Rupert Sanders: Yes, that was something that I kind of storyboarded myself early on and it definitely changed a bit along the way. We had extras which are fairly inexpensive compared to visual effects, so we had a lot of extras and then I just got wardrobe design to make some plastic suits that we used. In that scene we covered them all in black oil and had them slipping around and grabbing at Major and pulling her back in. And then we used the same people, I was trying to figure out, what do we put in Kuze’s lair that makes him threatening? And I came up with this idea of having all these people in the same suits that were all linked together by cables that were generating his network. And then I was like, how do we make them different? So we kind of Vaselined over their eyes and then we doused them in flour. You know, what can we get cheap? I don’t know why they’re covered in flour. I’m sure there’s some kind of sci-fi reason for it but it just seemed like a good idea at the time. So then throughout that sequence we could then use, you know, flour along the hallways – we used it for people to be being prepared to go into these networks, they were being you know their heads were being shaved and they were being covered in this flour.
In the end it all kind of forms together but it was all very free-form and these were just like ideas of what have we got around us, you know it was literally like looking around the studio what have we got, you know, what can we do cost-effectively? There was a lot of re-appropriating sets and wardrobe and actors, neck ports and stuff and what textures can we get inexpensively? And so it was a creative way of solving paper problems.
vfxblog: I feel like, Rupert, you’ve got a great understanding of black oil based on one of your shorts, The Book of Eli, Passenger and Snow White.
Rupert Sanders: Yeah, I like black oil. I think liquids have always been good for practical effects. They’re something that’s very expensive to do digitally and it does have an amazingly kind of dream-like quality. In the shelling sequence we built the Major skeleton in entirety with 3D printing at Weta. And we built that, and we dunked it in liquid and we built mannequins of the Major that we dunked in white liquids. So, it’s a lot of practical effects I think that when you blend in some of the CG backgrounds you start to get more of a tactile feeling. I always wanted Ghost in the Shell to be a tactile world that you felt really existed and that you weren’t in something that felt thin and unrealistic.
vfxblog: I’m not sure that directors get asked this very much but after doing so much practical stuff in this shoot what was your post experience like? How did you interact with the editors and visual effects teams on a daily basis just to get this film finished?
Rupert Sanders: I’ve been in with John Dykstra who’s based with me in my office, I’m in with him three or four hours a day and then I’m in with the editorial department, my editor Neil Smith and Billy Rich, I’m in with them the other half of the day. I call them the ward rounds. You literally have to be very in tune with what’s going on across all departments to be able to really deliver it. And we’re still concepting as we’re doing visual effects. We’re still figuring out things that you get more kind of understanding of what you’re trying to do as the film progresses. So it’s been a very evolving process this one.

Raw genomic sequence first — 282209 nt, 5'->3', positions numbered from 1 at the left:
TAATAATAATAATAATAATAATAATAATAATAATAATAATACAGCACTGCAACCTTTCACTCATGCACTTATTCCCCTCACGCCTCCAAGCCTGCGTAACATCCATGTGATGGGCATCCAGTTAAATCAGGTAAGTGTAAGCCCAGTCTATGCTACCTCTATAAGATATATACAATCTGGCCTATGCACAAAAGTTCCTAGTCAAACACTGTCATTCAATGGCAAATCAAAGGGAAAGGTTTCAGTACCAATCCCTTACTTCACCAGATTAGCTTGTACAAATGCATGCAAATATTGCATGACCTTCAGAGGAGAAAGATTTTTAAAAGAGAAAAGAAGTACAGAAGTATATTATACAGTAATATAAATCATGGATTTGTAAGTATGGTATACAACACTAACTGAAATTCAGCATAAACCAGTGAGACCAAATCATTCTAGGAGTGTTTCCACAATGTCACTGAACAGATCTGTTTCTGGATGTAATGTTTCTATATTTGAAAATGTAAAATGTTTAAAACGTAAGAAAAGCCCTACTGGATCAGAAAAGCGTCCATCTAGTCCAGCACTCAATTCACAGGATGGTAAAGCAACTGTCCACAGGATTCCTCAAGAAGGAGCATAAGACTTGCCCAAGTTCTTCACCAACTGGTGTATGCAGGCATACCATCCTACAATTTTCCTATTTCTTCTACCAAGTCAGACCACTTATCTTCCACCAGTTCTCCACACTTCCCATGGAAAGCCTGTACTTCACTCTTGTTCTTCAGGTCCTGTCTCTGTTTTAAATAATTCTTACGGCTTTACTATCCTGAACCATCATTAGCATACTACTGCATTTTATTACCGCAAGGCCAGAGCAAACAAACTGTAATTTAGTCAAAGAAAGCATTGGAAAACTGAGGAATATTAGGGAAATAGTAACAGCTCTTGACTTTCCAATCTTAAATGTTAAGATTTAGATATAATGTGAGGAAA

vfxblog: Just on two separate sequences or aspects of the film. I love the city and hologram views. Could you tell me a bit about your thinking behind how those were to look but also it was really interesting to hear how they were realized as well?
Rupert Sanders: Well, we came up with this very specific idea of what we called the ghost cam, which is these floating through the city shots as a way of showing the world. And I then wanted to populate them with what I called solograms, which are these kind of solid holograms where in an augmented reality you see a city that advertises to you and objects seem to hang in space or walk alongside you at a hundred foot tall. So we’ve got basketball players shooting hoops across streets. We’ve got city, NASDAQ information being speech bubbled out of people’s faces that are embedded in buildings. So it’s a real kind of kaleidoscopic kind of carnival of scale and kind of surrealism really that our cities exist in.
And Guillaume Rocheron, who is the visual effects supervisor who started on the film early with me, came up with an idea of – he mapped all the camera routes out using Google Maps. Our previs was based on Google Maps. We couldn’t afford to do full previs so he did them on his own using Google Maps which then gave us the flight path. We then flew a helicopter up and down those paths photographing textures and roof textures and then photographed the same place from the street so we could kind start to build an environment. Then we built wireframes and added those textures. Then we started to add our miniatures and our paint-overs that gave us the three dimensional city.
Then I tasked my creative assistant Julian Wayser with operating Dayton Taylor’s rig, which we designed for this film which is a kind of bubble of cameras that could allow a fifteen second take that was fully immersive. So you saw the actors from every angle and then it was glued together to create the action plate which then became the solograms and then Julian and I designed the world of solograms by creating commercials and adverts and graphic design. And all these sequences were then laid into the city. So there’s a lot of work that’s gone into a lot of layers and a lot of complex kind of graphic design with a great designer called Ash Thorp who did a lot of the building stuff with us for the solograms. So it’s a pretty dense world when you fly through it.
vfxblog: And just finally the other sequence I wanted to ask you about was the water fight in the flooded slum area. I’m just curious because that’s obviously an iconic one from the anime, but where you wanted to take it and also how you wanted it to be realized.
Rupert Sanders: I think that was one of the ones that I felt as a fan if I don’t see that in the film I’m gonna be really upset. So there were a few things that I felt it was very important to keep in the film and I think that was one of those. And so I wanted it to feel, you know, close to the anime.
So we built a water tank in New Zealand and that’s one of the few things that we did, you know, almost entirely green screen. And then we tiled a lot of Hong Kong, we scouted a lot of apartment blocks and tiled them, we built the first kind of path that was more realistic and then Guillaume and I started to design, you know, how you’d make that a bit more sci fi. But it’s definitely a big nod to the anime, that sequence.
For more coverage from the film check out my articles: